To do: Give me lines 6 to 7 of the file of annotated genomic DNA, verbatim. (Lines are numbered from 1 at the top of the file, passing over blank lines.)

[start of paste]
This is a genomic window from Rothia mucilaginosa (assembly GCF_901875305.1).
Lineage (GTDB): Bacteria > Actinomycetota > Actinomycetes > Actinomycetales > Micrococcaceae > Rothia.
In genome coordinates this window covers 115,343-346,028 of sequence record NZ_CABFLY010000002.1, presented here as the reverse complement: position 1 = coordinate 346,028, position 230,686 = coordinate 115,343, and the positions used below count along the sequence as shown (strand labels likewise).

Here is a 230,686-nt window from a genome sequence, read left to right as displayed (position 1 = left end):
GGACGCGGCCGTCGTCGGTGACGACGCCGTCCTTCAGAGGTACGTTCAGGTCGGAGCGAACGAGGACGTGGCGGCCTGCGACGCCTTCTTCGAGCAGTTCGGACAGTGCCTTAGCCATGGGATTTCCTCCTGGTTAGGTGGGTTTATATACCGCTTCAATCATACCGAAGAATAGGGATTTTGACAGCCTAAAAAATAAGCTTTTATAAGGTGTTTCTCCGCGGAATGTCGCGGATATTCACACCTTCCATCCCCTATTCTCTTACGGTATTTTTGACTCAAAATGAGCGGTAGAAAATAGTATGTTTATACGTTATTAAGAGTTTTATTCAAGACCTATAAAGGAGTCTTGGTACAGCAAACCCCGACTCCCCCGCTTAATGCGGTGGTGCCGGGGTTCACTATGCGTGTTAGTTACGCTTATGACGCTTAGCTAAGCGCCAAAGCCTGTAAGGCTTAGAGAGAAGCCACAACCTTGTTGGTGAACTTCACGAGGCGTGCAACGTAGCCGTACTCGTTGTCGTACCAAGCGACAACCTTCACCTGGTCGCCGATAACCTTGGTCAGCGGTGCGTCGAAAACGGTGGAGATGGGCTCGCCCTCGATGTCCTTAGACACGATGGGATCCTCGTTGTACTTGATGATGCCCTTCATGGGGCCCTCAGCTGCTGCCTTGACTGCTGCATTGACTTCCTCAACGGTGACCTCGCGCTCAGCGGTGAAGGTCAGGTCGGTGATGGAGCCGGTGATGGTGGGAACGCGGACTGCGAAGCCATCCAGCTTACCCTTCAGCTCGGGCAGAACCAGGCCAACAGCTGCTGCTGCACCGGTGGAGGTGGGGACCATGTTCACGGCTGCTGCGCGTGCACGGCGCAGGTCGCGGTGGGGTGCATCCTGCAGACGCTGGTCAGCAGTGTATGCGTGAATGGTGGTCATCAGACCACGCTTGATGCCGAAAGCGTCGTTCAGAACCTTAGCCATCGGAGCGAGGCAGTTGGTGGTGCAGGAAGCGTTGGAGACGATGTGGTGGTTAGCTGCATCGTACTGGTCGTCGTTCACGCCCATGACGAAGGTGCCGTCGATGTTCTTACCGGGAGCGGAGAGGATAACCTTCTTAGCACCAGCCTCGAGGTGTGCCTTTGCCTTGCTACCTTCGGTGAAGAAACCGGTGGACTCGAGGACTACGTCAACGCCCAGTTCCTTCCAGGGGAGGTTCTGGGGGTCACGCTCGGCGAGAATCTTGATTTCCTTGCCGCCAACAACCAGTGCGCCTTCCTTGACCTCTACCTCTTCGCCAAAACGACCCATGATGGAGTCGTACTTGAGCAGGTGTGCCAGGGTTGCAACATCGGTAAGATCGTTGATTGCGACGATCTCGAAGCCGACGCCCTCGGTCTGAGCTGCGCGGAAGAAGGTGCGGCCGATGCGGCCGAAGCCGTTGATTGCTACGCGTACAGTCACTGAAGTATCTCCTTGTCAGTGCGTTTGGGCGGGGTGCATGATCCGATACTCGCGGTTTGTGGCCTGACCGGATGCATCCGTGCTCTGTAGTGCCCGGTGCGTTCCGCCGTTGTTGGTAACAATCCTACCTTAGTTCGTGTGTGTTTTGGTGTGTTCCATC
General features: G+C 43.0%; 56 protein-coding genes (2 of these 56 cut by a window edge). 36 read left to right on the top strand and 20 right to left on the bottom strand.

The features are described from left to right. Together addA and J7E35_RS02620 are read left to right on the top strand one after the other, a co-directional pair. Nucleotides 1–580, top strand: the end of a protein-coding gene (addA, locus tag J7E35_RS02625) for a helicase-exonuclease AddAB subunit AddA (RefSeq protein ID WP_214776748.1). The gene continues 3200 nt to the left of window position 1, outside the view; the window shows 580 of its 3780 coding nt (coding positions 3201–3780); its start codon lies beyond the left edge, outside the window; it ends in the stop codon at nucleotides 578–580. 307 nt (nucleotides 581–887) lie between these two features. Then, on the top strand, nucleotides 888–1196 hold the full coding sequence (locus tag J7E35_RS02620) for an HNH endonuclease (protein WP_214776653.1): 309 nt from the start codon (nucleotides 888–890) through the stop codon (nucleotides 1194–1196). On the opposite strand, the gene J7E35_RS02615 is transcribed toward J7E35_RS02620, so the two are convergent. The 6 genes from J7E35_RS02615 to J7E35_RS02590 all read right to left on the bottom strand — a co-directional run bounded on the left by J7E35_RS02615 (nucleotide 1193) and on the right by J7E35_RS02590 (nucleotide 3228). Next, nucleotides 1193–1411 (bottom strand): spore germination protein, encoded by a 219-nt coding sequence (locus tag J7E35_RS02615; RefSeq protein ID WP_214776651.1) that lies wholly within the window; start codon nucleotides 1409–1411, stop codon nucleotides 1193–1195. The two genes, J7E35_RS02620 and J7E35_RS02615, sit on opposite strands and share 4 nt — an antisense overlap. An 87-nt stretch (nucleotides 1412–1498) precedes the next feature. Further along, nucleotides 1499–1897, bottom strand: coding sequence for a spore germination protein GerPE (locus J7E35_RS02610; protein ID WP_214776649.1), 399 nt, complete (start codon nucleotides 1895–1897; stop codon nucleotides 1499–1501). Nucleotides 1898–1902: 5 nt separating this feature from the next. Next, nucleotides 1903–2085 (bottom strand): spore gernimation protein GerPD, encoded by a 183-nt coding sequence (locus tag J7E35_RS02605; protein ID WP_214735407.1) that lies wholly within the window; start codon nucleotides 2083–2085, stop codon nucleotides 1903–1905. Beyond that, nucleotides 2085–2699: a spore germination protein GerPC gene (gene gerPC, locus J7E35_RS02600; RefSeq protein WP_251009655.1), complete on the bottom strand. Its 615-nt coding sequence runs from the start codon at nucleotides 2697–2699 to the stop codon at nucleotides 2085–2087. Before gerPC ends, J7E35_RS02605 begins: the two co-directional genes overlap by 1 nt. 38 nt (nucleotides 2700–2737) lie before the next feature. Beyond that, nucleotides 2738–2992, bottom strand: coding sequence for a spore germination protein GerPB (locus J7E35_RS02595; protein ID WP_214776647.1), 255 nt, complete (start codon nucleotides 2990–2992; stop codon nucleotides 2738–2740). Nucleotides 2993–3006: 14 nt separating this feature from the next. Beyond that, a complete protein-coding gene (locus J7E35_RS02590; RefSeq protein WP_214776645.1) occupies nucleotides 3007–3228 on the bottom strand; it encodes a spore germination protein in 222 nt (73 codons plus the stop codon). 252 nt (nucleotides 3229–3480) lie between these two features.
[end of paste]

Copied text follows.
General features: G+C 43.0%; 56 protein-coding genes (2 of these 56 cut by a window edge). 36 read left to right on the top strand and 20 right to left on the bottom strand.

The features are described from left to right. Together addA and J7E35_RS02620 are read left to right on the top strand one after the other, a co-directional pair. Nucleotides 1–580, top strand: the end of a protein-coding gene (addA, locus tag J7E35_RS02625) for a helicase-exonuclease AddAB subunit AddA (RefSeq protein ID WP_214776748.1). The gene continues 3200 nt to the left of window position 1, outside the view; the window shows 580 of its 3780 coding nt (coding positions 3201–3780); its start codon lies beyond the left edge, outside the window; it ends in the stop codon at nucleotides 578–580. 307 nt (nucleotides 581–887) lie between these two features. Then, on the top strand, nucleotides 888–1196 hold the full coding sequence (locus tag J7E35_RS02620) for an HNH endonuclease (protein WP_214776653.1): 309 nt from the start codon (nucleotides 888–890) through the stop codon (nucleotides 1194–1196). On the opposite strand, the gene J7E35_RS02615 is transcribed toward J7E35_RS02620, so the two are convergent. The 6 genes from J7E35_RS02615 to J7E35_RS02590 all read right to left on the bottom strand — a co-directional run bounded on the left by J7E35_RS02615 (nucleotide 1193) and on the right by J7E35_RS02590 (nucleotide 3228). Next, nucleotides 1193–1411 (bottom strand): spore germination protein, encoded by a 219-nt coding sequence (locus tag J7E35_RS02615; RefSeq protein ID WP_214776651.1) that lies wholly within the window; start codon nucleotides 1409–1411, stop codon nucleotides 1193–1195. The two genes, J7E35_RS02620 and J7E35_RS02615, sit on opposite strands and share 4 nt — an antisense overlap. An 87-nt stretch (nucleotides 1412–1498) precedes the next feature. Further along, nucleotides 1499–1897, bottom strand: coding sequence for a spore germination protein GerPE (locus J7E35_RS02610; protein ID WP_214776649.1), 399 nt, complete (start codon nucleotides 1895–1897; stop codon nucleotides 1499–1501). Nucleotides 1898–1902: 5 nt separating this feature from the next. Next, nucleotides 1903–2085 (bottom strand): spore gernimation protein GerPD, encoded by a 183-nt coding sequence (locus tag J7E35_RS02605; protein ID WP_214735407.1) that lies wholly within the window; start codon nucleotides 2083–2085, stop codon nucleotides 1903–1905. Beyond that, nucleotides 2085–2699: a spore germination protein GerPC gene (gene gerPC, locus J7E35_RS02600; RefSeq protein WP_251009655.1), complete on the bottom strand. Its 615-nt coding sequence runs from the start codon at nucleotides 2697–2699 to the stop codon at nucleotides 2085–2087. Before gerPC ends, J7E35_RS02605 begins: the two co-directional genes overlap by 1 nt. 38 nt (nucleotides 2700–2737) lie before the next feature. Beyond that, nucleotides 2738–2992, bottom strand: coding sequence for a spore germination protein GerPB (locus J7E35_RS02595; protein ID WP_214776647.1), 255 nt, complete (start codon nucleotides 2990–2992; stop codon nucleotides 2738–2740). Nucleotides 2993–3006: 14 nt separating this feature from the next. Beyond that, a complete protein-coding gene (locus J7E35_RS02590; RefSeq protein WP_214776645.1) occupies nucleotides 3007–3228 on the bottom strand; it encodes a spore germination protein in 222 nt (73 codons plus the stop codon). 252 nt (nucleotides 3229–3480) lie between these two features.